Examination of Witnesses (Questions 1-19)|
17 MAY 2006
Q1 Chairman: Mr Oughton, welcome back
to the Committee. Could you introduce yourself and your colleagues
Mr Oughton: Yes, of course. I
am John Oughton, the Chief Executive of the Office of Government
Commerce. On my left, Peter Fanning, the Deputy Chief Executive
of the Office of Government Commerce, and Martin Sykes, Executive
Director, board member, Office of Government Commerce. On my right,
Hugh Barrett, the Chief Executive from the Office of Government
Commerce Buying Solutions, our trading fund arm, and on my far
right, David Rossington, Executive Board Member, Office of Government
Commerce and Head of the Efficiency Team.
Q2 Chairman: Thank you very much. You
are very welcome. We may have some specific questions for buying
solutions a little later on and we will hear from Mr Barrett.
You said when you came to your appointment hearing that you wanted
to continue "to deliver a high level of service to our existing
customers in civil central government". You have been in
charge for two years now: how would you assess your progress?
Mr Oughton: I think the progress
has been good. I think the Office is valued still by government
departments and, indeed, more widely because we have taken on
a remit now to work with the wider public sector as well as central
government. There are many specifics around our successes, which
are set out in the departmental report on efficiency, on achievement
of our value for money targets a year early and in developing
best practice. Perhaps the bigger picture point, though, is more
important, and that is that with the strong support of both the
Prime Minister and the Chancellor and, indeed, all of the Cabinet
we have been developing a new rather more demanding approach in
the Office of Government Commerce to the delivery of the efficiency
programme and improvement in performance across government. The
message now is very much that choosing not to improve is not an
option: we do expect to see continuous improvement. Embedding
that strong message is a great strength. It would be fair to mention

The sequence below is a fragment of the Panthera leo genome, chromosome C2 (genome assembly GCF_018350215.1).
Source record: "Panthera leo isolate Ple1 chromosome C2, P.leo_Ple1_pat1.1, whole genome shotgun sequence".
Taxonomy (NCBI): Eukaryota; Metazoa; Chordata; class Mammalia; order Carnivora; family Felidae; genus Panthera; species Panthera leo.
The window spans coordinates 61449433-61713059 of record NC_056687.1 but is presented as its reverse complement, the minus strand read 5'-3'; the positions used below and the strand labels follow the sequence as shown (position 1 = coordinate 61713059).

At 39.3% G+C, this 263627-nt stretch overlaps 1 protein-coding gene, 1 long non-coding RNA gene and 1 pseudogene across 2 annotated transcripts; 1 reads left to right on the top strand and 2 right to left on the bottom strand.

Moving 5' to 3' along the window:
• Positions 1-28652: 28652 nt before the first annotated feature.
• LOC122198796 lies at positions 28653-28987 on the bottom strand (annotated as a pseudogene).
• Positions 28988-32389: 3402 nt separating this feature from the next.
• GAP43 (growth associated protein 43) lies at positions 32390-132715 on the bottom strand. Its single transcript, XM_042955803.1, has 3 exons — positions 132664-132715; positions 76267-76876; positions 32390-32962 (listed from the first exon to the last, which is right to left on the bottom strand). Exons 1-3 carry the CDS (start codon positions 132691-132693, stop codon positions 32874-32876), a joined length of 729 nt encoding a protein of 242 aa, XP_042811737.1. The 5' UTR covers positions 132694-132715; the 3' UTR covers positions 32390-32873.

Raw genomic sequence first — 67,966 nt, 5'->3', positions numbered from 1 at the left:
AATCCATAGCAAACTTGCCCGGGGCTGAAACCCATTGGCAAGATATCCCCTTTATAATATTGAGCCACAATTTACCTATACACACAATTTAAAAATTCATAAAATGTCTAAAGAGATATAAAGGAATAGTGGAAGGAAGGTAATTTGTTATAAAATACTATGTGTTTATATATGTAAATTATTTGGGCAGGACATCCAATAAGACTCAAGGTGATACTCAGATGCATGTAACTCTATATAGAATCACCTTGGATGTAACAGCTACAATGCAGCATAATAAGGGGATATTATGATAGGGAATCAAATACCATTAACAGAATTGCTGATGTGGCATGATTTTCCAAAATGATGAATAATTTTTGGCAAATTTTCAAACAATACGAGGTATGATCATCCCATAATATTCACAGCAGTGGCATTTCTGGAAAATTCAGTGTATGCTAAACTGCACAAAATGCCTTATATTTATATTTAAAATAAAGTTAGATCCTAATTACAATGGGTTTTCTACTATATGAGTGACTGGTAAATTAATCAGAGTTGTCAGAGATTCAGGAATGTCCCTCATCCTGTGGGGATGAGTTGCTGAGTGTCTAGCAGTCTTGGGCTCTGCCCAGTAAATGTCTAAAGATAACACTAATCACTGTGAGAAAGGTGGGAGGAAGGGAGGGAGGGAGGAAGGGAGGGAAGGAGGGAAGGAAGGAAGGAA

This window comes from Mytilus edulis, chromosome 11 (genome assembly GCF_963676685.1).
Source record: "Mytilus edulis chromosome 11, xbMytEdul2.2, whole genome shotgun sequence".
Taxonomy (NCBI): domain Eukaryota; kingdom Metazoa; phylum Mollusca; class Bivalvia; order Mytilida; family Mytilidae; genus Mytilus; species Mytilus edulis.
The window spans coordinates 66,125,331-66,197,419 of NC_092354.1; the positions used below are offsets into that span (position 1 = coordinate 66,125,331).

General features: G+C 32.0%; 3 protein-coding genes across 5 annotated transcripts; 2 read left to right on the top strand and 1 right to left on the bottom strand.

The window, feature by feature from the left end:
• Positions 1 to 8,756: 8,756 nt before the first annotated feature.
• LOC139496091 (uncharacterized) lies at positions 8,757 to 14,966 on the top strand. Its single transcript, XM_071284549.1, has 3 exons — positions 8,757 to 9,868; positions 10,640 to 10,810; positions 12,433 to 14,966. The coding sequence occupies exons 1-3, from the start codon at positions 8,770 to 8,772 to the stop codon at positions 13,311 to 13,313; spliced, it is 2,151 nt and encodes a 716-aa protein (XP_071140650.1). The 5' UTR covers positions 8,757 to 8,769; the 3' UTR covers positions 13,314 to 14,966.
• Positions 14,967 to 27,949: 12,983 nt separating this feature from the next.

a couple of the challenges: most importantly, that we are going
through a zero-based review, as part of the Treasury group's own
zero-based review process, at the moment. I am having a thorough-going
look at the activities of the whole of the organisation. That
is unsettling for staff, of course, but we are determined to produce
an organisation that is clearly focused, concentrating on the
issues where we can make a real difference and running our own
business more efficiently in the future.
Q3 Chairman: Extending your remit
across the wider public sector, how can you reassure us that has
not spread you too thinly and that you still have the focus you
originally were given?
Mr Oughton: That is an issue that
we are addressing in the zero-based review. Some of our departmental
contacts do say that they worry that we are spread too thinly
and it is a concern for me too. The way we do this in the wider
public sector, of course, is by not having the same depth of relationship
with every one of 400 local authorities or 43 police forces or
the health trusts or 25,000 schools. We cannot possibly do that
in the way we have a relationship with central government departments,
so we work through agents in the sector. We have accredited the
use of Gateway Reviews, for example, based in the Health Service
and in local government, so we work through a multiplier effect
by agents working on our behalf, as well as ourselves working
Q4 Chairman: You said when we appointed
you that you thought the Efficiency Programme would be about half
the Office's work. Has that turned out to be true, two years on?